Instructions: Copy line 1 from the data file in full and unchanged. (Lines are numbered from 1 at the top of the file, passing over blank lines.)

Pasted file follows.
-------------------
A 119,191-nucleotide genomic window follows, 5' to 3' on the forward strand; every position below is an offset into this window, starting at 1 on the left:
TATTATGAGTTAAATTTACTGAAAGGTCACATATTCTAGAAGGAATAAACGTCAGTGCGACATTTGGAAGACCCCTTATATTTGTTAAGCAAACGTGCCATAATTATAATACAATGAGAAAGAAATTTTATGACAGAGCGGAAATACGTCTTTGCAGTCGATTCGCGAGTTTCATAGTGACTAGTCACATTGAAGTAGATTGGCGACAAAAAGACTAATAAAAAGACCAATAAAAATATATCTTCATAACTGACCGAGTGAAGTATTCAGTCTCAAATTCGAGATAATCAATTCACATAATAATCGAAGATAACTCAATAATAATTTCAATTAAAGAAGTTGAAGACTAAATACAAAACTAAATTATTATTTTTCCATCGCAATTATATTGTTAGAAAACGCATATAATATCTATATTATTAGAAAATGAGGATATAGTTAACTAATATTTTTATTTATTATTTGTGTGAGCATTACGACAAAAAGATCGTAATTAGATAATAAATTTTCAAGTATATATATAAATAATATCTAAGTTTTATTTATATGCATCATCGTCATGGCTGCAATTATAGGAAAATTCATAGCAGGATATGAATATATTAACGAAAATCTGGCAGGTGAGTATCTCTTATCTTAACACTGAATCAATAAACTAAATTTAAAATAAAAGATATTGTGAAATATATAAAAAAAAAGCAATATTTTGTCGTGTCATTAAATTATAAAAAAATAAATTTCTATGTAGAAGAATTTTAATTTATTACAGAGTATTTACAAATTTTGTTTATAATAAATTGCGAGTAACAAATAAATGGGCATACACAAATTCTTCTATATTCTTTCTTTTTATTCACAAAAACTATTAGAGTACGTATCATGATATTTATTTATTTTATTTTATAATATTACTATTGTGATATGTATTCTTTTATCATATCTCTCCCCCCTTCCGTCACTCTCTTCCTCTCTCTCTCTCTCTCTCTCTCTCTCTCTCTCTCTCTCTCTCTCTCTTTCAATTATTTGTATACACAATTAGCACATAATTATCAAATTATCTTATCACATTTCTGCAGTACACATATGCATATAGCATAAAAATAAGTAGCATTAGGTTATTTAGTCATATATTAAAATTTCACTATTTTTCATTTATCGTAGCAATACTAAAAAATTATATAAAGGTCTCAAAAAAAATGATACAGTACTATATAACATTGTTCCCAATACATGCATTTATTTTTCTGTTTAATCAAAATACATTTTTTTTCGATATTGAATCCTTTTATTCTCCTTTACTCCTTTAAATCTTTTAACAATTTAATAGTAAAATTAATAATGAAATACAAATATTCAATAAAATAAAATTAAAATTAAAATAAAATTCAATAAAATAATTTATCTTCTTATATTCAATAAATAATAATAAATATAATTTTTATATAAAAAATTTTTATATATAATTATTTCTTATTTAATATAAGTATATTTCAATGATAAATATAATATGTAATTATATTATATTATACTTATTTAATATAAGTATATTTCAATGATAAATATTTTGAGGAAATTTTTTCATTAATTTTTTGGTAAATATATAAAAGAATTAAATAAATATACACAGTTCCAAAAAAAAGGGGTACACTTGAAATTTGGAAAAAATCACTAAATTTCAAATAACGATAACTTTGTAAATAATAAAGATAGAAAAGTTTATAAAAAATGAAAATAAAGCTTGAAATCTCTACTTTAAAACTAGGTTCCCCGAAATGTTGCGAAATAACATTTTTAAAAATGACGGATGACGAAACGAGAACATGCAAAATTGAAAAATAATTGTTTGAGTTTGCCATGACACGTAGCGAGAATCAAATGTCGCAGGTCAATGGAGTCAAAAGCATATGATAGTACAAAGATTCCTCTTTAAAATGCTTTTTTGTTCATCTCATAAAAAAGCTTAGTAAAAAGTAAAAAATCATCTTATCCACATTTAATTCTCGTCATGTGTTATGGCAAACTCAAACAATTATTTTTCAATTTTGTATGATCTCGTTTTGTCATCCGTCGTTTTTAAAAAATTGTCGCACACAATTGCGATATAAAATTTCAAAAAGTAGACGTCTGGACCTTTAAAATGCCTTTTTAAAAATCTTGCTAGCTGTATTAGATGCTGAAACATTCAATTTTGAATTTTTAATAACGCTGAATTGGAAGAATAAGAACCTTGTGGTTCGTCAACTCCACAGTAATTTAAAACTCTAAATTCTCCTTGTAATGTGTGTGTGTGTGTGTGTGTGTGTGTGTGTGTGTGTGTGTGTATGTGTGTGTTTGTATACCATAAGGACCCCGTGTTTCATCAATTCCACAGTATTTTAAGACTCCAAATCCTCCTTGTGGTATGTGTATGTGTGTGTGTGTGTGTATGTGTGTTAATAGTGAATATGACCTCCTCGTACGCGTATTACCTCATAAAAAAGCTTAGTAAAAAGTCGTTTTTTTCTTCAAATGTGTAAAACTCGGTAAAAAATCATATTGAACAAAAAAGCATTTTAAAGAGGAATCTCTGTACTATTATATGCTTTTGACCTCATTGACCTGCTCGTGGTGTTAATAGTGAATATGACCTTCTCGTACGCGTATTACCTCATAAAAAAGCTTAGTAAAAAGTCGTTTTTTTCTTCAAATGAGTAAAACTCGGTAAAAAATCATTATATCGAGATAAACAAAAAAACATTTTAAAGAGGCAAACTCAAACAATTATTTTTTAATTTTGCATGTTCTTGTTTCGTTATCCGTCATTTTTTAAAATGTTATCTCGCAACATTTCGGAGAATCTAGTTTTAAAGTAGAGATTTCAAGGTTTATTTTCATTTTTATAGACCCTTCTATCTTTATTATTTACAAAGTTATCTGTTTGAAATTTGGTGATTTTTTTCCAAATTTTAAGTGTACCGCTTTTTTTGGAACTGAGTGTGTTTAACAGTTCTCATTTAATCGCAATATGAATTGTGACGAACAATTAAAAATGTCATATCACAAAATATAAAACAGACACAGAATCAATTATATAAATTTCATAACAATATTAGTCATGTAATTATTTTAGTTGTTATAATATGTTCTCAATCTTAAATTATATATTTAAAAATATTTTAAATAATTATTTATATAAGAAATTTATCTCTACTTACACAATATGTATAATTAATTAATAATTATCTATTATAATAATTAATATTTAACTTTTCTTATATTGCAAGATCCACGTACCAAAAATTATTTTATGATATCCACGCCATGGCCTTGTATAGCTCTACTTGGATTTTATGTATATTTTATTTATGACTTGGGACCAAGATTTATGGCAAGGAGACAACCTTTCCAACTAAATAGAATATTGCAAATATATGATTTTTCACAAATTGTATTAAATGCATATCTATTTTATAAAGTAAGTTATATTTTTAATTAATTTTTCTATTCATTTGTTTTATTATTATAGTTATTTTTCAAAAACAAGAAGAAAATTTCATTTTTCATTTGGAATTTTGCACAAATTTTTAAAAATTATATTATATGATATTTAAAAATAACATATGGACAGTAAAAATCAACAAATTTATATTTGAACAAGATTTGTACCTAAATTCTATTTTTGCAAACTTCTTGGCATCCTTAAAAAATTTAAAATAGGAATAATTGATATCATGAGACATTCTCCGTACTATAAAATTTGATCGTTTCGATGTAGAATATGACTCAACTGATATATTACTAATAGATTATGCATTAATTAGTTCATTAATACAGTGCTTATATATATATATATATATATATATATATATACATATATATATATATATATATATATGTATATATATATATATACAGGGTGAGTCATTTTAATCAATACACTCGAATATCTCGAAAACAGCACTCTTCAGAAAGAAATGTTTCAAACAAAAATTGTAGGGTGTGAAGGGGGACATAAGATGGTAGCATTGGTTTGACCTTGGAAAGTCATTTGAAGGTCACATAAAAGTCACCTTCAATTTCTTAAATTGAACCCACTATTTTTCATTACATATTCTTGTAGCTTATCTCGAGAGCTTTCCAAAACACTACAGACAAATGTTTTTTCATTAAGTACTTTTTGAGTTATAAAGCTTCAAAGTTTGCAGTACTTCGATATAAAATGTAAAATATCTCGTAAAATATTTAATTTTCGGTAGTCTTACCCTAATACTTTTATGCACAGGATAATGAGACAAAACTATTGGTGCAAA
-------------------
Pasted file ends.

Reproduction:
A 119,191-nucleotide genomic window follows, 5' to 3' on the forward strand; every position below is an offset into this window, starting at 1 on the left: